Fremantle superstar Nat Fyfe has joined football royalty by winning his second straight Leigh Matthews Trophy, voted by his peers as the 2015 AFL Players’ Association Most Valuable Player.
1. Nat Fyfe – Fremantle (1455 votes)
2. Todd Goldstein – North Melbourne (578)
3. Patrick Dangerfield – Adelaide (364)
4. Matt Priddis – West Coast (269)
5. Josh Kennedy – West Coast (191)
6. Dan Hannebery – Sydney (162)
7. Sam Mitchell – Hawthorn (116)
8. Alex Rance – Richmond (100)
9. Robbie Gray – Port Adelaide (90)
10. Eddie Betts – Adelaide (86)
Fyfe now sits alongside Greg Williams (1985, 1994), Wayne Carey (1995, 1998), Michael Voss (2002, 2003), Chis Judd (2006, 2011) and Gary Ablet (2007, 2008, 2009, 2012, 2013) as a multiple winner of the coveted trophy.
The Dockers midfielder polled 1455 votes to finish clear of Todd Goldstein (578), Patrick Dangerfield (364 votes) and West Coast pair Matt Priddis (269) and Josh Kennedy (191).
Dan Hannebery (162), Sam Mitchell (116), Alex Rance (100), Robbie Gray (90) and Eddie Betts (86) rounded out the top 10.
Fyfe accepted the award surrounded by Dockers teammates and West Coast players at a function in Perth.
Fyfe said the Leigh Matthews Trophy carried great significance in the game and he was humbled to receive it for the second year in a row.
“The 800 or so players who vote on it, they don’t get it wrong, it’s such a weight of numbers thing. It’s a fantastic award.
“It’s really nice to be able to throw it back to the players for them to have a say and a vote.”
Fyfe, in an exclusive video with aflplayers.com.au, said he felt a more mature player than when he won the award 12 months ago.
“I have been able to see another season out, get another 20-odd games in the system, play another pre-season. I am still developing into my body and learning what what I am and aren’t capable of.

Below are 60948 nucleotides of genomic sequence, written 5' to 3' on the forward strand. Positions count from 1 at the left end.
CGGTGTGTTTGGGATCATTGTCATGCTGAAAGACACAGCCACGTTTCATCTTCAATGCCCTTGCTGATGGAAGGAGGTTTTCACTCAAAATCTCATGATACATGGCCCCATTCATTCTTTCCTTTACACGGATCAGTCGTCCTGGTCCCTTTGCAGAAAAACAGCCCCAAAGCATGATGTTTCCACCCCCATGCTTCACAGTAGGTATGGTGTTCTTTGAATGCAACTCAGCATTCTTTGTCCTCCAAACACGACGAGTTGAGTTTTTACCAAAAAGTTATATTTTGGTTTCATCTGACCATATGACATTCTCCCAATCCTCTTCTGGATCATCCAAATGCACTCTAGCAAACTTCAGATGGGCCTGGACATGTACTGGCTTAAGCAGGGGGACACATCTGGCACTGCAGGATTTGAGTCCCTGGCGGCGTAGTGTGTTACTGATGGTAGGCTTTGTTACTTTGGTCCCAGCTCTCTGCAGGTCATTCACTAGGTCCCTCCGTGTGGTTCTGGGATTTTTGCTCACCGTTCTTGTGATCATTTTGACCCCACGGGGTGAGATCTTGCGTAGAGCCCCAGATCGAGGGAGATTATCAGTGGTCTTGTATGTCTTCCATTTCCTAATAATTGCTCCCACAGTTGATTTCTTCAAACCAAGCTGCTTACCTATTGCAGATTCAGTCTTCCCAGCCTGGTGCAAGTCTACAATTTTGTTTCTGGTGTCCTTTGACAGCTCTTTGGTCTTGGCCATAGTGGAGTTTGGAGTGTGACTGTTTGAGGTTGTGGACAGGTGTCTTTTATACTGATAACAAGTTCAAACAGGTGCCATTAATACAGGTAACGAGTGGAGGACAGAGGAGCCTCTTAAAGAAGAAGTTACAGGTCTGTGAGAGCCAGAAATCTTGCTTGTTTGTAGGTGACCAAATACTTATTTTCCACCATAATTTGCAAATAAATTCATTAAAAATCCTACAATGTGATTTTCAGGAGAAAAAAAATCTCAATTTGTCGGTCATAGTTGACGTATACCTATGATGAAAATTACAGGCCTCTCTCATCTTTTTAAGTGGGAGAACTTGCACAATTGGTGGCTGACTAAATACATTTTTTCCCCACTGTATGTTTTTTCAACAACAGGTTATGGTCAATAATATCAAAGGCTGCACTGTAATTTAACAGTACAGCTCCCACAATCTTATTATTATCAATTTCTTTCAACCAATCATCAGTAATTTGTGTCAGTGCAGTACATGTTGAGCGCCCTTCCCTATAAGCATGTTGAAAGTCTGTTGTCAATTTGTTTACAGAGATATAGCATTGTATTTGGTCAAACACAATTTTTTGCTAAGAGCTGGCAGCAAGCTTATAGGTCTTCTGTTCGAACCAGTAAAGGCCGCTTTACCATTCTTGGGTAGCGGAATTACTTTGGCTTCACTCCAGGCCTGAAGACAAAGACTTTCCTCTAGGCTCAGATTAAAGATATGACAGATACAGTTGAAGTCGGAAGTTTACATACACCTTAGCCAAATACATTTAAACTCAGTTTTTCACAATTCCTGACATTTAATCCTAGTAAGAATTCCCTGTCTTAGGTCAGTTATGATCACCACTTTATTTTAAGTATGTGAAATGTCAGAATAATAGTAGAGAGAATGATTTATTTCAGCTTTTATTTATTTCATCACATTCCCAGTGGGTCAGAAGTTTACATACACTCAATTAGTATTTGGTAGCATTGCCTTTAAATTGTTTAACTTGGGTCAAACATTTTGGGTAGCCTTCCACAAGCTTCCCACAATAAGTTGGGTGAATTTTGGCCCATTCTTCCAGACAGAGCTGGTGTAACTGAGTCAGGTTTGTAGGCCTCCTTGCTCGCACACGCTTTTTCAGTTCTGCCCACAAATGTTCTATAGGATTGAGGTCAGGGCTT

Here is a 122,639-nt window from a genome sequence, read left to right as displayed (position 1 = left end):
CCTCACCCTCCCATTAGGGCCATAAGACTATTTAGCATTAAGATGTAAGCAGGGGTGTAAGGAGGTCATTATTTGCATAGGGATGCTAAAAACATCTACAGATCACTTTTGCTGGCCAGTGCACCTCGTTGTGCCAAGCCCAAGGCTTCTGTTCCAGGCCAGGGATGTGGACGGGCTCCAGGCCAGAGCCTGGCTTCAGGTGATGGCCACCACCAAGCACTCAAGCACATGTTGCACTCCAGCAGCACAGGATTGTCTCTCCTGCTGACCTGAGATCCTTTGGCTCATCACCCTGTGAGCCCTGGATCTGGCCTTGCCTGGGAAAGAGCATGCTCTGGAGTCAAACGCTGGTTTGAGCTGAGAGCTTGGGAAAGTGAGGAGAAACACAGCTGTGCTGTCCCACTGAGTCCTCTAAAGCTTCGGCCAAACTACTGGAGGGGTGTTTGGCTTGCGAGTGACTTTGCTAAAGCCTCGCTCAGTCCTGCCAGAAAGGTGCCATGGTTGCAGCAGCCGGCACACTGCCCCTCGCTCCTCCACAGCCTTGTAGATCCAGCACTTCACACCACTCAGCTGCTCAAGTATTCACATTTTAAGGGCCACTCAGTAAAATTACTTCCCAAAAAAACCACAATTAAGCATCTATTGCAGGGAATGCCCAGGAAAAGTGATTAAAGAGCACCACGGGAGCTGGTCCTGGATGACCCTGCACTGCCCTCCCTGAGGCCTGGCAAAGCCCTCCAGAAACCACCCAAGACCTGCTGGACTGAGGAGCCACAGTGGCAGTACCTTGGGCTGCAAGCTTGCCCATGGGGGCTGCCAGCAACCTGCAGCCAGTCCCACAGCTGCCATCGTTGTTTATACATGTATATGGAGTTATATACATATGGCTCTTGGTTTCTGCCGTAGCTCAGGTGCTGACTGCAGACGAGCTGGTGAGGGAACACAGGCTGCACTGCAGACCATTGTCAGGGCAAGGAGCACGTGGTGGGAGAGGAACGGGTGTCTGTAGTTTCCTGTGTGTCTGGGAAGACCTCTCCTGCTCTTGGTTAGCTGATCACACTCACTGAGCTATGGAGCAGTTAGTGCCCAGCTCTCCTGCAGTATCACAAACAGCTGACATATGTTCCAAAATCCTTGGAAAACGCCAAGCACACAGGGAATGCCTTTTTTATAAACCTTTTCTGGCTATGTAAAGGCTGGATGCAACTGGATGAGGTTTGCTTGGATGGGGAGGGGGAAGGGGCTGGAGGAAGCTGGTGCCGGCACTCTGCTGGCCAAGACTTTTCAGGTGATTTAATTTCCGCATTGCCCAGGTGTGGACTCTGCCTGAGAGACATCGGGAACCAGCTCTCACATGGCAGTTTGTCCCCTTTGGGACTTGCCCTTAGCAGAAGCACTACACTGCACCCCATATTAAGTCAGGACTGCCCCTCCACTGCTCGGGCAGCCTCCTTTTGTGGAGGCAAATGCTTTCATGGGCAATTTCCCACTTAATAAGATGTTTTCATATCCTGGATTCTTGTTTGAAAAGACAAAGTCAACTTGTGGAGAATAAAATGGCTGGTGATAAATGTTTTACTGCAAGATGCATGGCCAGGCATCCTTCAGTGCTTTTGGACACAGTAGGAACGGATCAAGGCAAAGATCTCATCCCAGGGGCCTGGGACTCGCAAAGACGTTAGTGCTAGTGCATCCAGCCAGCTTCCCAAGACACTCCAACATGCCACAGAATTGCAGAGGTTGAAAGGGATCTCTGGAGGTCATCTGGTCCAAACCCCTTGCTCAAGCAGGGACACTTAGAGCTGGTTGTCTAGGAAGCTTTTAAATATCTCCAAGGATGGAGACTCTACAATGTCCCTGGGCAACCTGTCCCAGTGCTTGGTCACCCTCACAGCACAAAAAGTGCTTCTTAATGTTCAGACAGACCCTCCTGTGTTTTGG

“I am also learning an AFL season is a marathon and takes a whole range of physical and emotional challenges.”
Fyfe will be out to become the eighth player to win the MVP and Brownlow Medal in the same year. Tony Lockett (1987), Jim Stynes (1991), Williams (1994), Robert Harvey (1997), Shane Crawford (1999), Ben Cousins (2005) and Ablett (2009, 2013) have all achieved that double.
Fyfe missed four games due to injury in the home-and-away season but his impact in the 18 matches he played was enough to convince the football brotherhood that he was the MVP for 2015.
He averaged 28.9 disposals and kicked 17 goals as the Dockers stormed to their first minor premiership in the club’s history.
His 40 disposals in a classic head-to-head battle with Crows star Dangerfield in Fremantle’s narrow win at Adelaide Oval was a highlight of his campaign.
Interestingly, Fyfe used Dangerfield as the prototype of the player he wanted to become during a gruelling pre-season campaign with fitness coach Jason Weber.
“Jason asked me what I wanted to become and I said I wanted to become more like Patrick Dangerfield. As in I want to be able to fend people off, and I want to be explosive when I take off with the ball. I’m not quick, but I want to be quick over a couple of metres. And I really want to stand up in tackles like Chris Judd did for so long.
“From there we got to work on a lot of specific speed and power work with legs.
“My end of the bargain was to trust him 100 per cent. And I did. And on the track, and in my figure, I was able to see and feel shifts in my speed and power … It was really empowering.
“When we started match simulation it came to life. I was able to accelerate away from people, I was able to shrug people off. People couldn’t pull me to ground.”
ABOUT THE LEIGH MATTHEWS TROPHY
The MVP is awarded to the player acknowledged by his peers to have displayed leadership, versatility, ability to play under pressure, skill and courage, respect for all players and overall value to a team.
MVP voting is a two-stage process, beginning with each player voting for the three teammates he considers to have been the most valuable this season.
Then, in the second round of voting, all AFL players vote for their MVP on a 3-2-1 basis from the three nominees of the 17 other clubs.
Leigh Matthews (1982)
Terry Daniher (1983)
Russell Greene (1984)
Greg Williams (1985, 1994)
Paul Roos (1986)
Tony Lockett (1987)
Gerard Healy (1988)
Tim Watson (1989)
Darren Millane (1990)
Jim Stynes (1991)
Jason Dunstall (1992)
Gary Ablett, Sr. (1993)
Wayne Carey (1995, 1998)
Corey McKernan (1996)
Robert Harvey (1997)
Shane Crawford (1999)
Anthony Koutoufides (2000)
Andrew McLeod (2001)
Luke Darcy (2002)
Michael Voss (2002, 2003)
Nick Riewoldt (2004)
Ben Cousins (2005)
Chris Judd (2006, 2011)
Dane Swan (2010)
Gary Ablett, Jr. (2007, 2008, 2009, 2012, 2013)
Nathan Fyfe (2014)